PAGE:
The Hydra of UK pensions policy

The Hydra of UK pensions policy

Tiffany Tsang reports on the daunting challenges facing the enormous LGPS

In ancient Greek mythology, the Hydra was the serpentine water-dweller that would simply regrow a pair of heads for each one severed by a would-be hero. Managing and navigating through the constant changes of the Local Government Pension Scheme (LGPS) can feel a bit like trying to defend savers against the Hydra.

With 6.1 million members and assets totalling over £312 billion, the LGPS is the largest defined benefit (DB) scheme in the UK and one of the largest in the world. The LGPS has great prominence in retirement outcomes for so many savers, which makes the LGPS policy work at the PLSA, alongside that of our local authority partners, all the more salient. 

As we approach our annual Local Authority Conference, we pause to reflect on some of the biggest challenges facing the LGPS community in 2019 and beyond.

LGPS asset pooling: next steps

There has been rapid change within the LGPS in the last few years and much has been accomplished in a very short span of time – the largest of these successes being the reform of investment management in England and Wales through the consolidation of the LGPS into eight pools, which formally came into being on 1 April 2018. The transferring of assets from the 89 funds – which will all continue to exist as distinct entities – into the pools has already begun, but there is still much left to be done and to be decided. 

Statutory guidance from the Ministry of Housing, Communities and Local Government (MHCLG) is the next step in the process, and it intends to cover a wide range of issues, including instruction on structure, governance, the transition of assets, and reporting, to name but a few areas. It’s no easy feat, as the guidance will need to strike the right balance between providing clarity and consistent direction while also not being overly prescriptive. Flexibility will be key, as rigidity at this early stage of asset pooling could be harmful to investment innovation. 

The statutory guidance will also need to be clear in terms of responsibilities and accountability. The relationship between pools and funds must be specified; funds have established the pools to deliver their goals, and the investment strategy should reside with funds, unless decision-making is deliberately delegated for specific reasons. This is particularly important, given the complex governance arrangements of the LGPS.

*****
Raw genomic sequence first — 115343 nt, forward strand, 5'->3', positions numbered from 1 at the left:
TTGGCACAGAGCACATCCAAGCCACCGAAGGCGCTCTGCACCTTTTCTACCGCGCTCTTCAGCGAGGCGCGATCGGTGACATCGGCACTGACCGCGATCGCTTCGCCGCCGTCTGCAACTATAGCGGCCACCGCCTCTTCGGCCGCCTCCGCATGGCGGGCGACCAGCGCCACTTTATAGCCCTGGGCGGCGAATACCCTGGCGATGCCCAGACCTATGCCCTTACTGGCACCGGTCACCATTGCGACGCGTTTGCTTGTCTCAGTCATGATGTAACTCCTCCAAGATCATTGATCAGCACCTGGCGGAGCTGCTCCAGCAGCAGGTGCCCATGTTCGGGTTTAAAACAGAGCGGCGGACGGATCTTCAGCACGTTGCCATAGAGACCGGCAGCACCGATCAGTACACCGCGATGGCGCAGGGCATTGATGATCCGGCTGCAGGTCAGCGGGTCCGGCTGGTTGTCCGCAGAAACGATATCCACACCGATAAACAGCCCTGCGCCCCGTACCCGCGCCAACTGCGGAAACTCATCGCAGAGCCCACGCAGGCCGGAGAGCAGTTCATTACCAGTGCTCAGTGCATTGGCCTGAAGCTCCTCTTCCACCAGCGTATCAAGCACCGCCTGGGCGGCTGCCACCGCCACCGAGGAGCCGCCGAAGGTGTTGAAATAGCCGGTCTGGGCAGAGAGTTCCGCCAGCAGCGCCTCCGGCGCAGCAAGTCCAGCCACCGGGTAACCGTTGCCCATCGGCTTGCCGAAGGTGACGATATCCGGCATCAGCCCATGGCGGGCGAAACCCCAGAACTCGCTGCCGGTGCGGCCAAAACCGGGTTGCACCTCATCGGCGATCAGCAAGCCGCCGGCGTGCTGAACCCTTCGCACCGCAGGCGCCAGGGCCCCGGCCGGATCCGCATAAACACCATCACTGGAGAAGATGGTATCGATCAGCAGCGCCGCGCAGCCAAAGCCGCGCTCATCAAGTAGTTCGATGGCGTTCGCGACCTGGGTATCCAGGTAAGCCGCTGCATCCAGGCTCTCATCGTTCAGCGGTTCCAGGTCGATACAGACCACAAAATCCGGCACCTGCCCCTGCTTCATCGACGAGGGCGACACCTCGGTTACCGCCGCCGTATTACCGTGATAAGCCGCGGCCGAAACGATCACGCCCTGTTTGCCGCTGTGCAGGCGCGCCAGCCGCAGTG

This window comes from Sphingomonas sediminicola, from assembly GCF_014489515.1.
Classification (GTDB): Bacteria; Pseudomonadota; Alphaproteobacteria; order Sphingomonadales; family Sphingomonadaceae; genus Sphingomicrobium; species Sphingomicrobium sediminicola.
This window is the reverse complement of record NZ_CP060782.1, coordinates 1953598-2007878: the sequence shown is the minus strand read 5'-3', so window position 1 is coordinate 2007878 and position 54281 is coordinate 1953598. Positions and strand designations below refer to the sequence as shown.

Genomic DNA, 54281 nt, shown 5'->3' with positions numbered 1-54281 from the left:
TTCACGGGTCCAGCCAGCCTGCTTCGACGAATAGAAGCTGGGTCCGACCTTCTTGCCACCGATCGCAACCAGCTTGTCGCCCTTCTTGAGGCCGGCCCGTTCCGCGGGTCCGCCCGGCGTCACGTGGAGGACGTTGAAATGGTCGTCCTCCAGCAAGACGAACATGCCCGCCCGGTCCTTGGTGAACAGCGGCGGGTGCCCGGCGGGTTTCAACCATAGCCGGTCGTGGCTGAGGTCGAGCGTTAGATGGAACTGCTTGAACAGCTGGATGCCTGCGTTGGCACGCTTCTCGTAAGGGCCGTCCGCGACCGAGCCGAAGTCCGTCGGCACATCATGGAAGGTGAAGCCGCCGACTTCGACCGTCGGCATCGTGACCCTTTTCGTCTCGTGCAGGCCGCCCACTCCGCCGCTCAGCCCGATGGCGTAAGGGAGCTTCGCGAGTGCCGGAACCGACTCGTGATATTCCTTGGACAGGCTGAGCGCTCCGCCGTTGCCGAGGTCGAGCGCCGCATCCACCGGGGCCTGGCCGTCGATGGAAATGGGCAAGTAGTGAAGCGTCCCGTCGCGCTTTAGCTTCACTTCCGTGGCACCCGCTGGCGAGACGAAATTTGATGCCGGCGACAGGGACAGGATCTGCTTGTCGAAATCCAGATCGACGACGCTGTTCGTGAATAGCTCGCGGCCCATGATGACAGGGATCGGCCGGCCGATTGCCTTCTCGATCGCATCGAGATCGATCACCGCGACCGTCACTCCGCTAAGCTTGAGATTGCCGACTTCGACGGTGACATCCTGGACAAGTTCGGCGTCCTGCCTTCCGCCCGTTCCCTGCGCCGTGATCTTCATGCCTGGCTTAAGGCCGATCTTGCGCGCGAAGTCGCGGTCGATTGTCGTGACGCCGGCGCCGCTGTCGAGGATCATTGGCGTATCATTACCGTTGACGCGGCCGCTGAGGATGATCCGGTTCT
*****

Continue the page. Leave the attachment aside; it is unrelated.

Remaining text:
Guidance on what constitutes value for money, and over what kind of time horizon, would be helpful as well. Funds are currently delivering value for money and it is important to recognise that cost savings alone will not provide a full picture of the value being provided to the LGPS and its members.

We all now also await announcement from Scotland’s Scheme Advisory Board on its decision on additional Scottish consolidation through either collaboration in investing and administration between the 11 funds; pooling investments between the funds; or merging the funds into one or more new funds. There is already a degree of shared services in existence and the purpose of this consultation, which closed at the end of 2018, was to seek views on whether the outcomes – for members and sponsors of the Scottish LGPS – could be improved. 

Fair Deal Regulations

In January 2019, the LGPS community welcomed the final consultation from MHCLG on implementing the Fair Deal Regulations. This was a long time coming, following an intermediate 2016 consultation on the same issue area. 

The government first introduced its Fair Deal guidance in 1999 to provide pension protection to staff outsourced from central government to private sector contracts. A similar but not identical framework was set out for local government staff, called the Best Value Direction, in 2007. When the government amended Fair Deal in 2013 to give transferred central government staff continued access to their public service pension scheme, the same amendments were not brought across to local authority employees. This 2019 consultation is part of a series of attempts to bring parity between the two different public service pension schemes.